When the Agenda for our AGM was sent out recently to the Owners, it stated that the decision making powers of the Executive Committee be limited.
In the Minutes of the AGM it reads that there are no restrictions placed on the decision making powers of the Executive Committee.
No one at the meeting remembers discussing changing the Executive Committee’s power to No Restrictions, even though I feel this is something we would remember.
I asked our Strata Manager about the minutes, who at the AGM put forward the change from limited to no restrictions, and who second it? The Strata Manager will not communicate this information.
Is it correct procedure to change this without a vote from the Owners Corporation and is an owner entitled to the information on who put forward the change?
Answer: You will have an opportunity at the next general meeting to correct the position.
Schedule 1 Section 8 of the SSMA 2016 states:
8 Matters that must be included in the notice of general meetings
(1) The following matters must be included in, or accompany, the notice given of all general meetings:
(a) a form of motion to confirm the minutes of the last general meeting of any kind,
At the next general meeting, there will be a form of a motion to confirm the minutes you state erroneously recorded the limitations on the strata committee. This will be your opportunity to correct the position.
This post appears in Strata News #137.
Question: I was always of the opinion that discussion and confirmation of the previous minutes was just a procedural thing and did not require a motion to be put.
I have read your template for the Agenda for AGM of Strata in NSW and Your template does not allow for any discussion on minutes of the previous meeting.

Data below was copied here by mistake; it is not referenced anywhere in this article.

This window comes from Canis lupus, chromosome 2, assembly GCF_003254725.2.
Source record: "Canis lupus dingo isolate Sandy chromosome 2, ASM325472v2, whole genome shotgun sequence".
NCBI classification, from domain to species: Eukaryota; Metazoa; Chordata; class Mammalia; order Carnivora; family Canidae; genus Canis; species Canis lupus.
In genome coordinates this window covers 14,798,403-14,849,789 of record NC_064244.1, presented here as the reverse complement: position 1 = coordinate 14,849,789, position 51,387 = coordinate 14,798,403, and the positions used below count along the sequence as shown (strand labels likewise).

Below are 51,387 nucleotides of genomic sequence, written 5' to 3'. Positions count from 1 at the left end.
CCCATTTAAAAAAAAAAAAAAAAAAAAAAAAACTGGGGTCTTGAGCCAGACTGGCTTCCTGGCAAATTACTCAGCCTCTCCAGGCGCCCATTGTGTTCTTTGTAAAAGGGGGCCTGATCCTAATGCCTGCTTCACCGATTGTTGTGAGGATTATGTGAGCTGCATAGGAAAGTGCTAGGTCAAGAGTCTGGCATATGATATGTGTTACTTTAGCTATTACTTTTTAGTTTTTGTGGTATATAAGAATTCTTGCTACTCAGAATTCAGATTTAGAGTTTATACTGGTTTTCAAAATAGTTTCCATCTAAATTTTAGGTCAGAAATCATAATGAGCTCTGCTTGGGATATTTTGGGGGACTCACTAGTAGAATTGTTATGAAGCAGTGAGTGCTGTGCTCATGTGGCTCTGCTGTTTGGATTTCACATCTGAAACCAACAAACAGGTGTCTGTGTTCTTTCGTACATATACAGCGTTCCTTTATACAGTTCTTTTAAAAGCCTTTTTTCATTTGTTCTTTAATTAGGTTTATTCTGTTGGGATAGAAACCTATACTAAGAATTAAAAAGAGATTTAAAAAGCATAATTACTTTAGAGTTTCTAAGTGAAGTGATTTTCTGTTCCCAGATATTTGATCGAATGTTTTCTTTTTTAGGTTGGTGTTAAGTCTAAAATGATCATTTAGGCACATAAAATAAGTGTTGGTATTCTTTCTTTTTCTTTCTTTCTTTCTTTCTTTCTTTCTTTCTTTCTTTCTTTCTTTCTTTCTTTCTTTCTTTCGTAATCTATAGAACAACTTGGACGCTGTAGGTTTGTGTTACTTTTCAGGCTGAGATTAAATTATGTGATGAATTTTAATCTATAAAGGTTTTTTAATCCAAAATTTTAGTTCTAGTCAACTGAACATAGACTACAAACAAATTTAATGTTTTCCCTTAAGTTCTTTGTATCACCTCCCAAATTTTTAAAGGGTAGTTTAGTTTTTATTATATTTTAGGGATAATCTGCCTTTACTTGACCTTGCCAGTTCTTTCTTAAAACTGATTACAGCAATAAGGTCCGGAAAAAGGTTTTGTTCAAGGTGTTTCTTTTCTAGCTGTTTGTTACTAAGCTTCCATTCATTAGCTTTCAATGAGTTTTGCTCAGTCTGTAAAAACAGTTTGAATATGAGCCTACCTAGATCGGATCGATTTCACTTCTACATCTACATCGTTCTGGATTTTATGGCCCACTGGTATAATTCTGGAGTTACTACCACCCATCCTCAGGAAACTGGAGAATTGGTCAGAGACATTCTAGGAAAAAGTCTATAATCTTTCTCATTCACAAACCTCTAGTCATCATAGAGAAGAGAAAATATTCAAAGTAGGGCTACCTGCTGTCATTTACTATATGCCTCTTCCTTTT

We had our AGM the other day and the chairperson (representative from Strata Agent, not our normal strata manager) would not allow any discussion on business arising from previous minutes as they said there should have been a motion presented to the meeting.
I believe this was done to shut the meeting down as they were aware there was unrest as to how the Management Agreement was signed last year (for 3 years), the seal was affixed to undated contract, signed by persons not nominated by meeting, witnessed when the contract had already been signed.
I was always of the opinion that discussion and confirmation of the previous minutes was just a procedural thing and did not require a motion to be put. They would not allow a motion from the floor either as they said it had to be on the agenda.
Answer: You are correct. The old and new legislation require a motion of confirmation of the previous minutes.
You are correct. The old and new legislation require a motion of confirmation of the previous minutes. It is difficult to imagine that confirmation could occur without some form of discussion.
Should you wish to challenge the appointment of the subject strata manager, you should seek specialist legal advice.
This post appears in Strata News #124.
These articles are not intended to be personal advice and you should not rely on it as a substitute for any form of advice.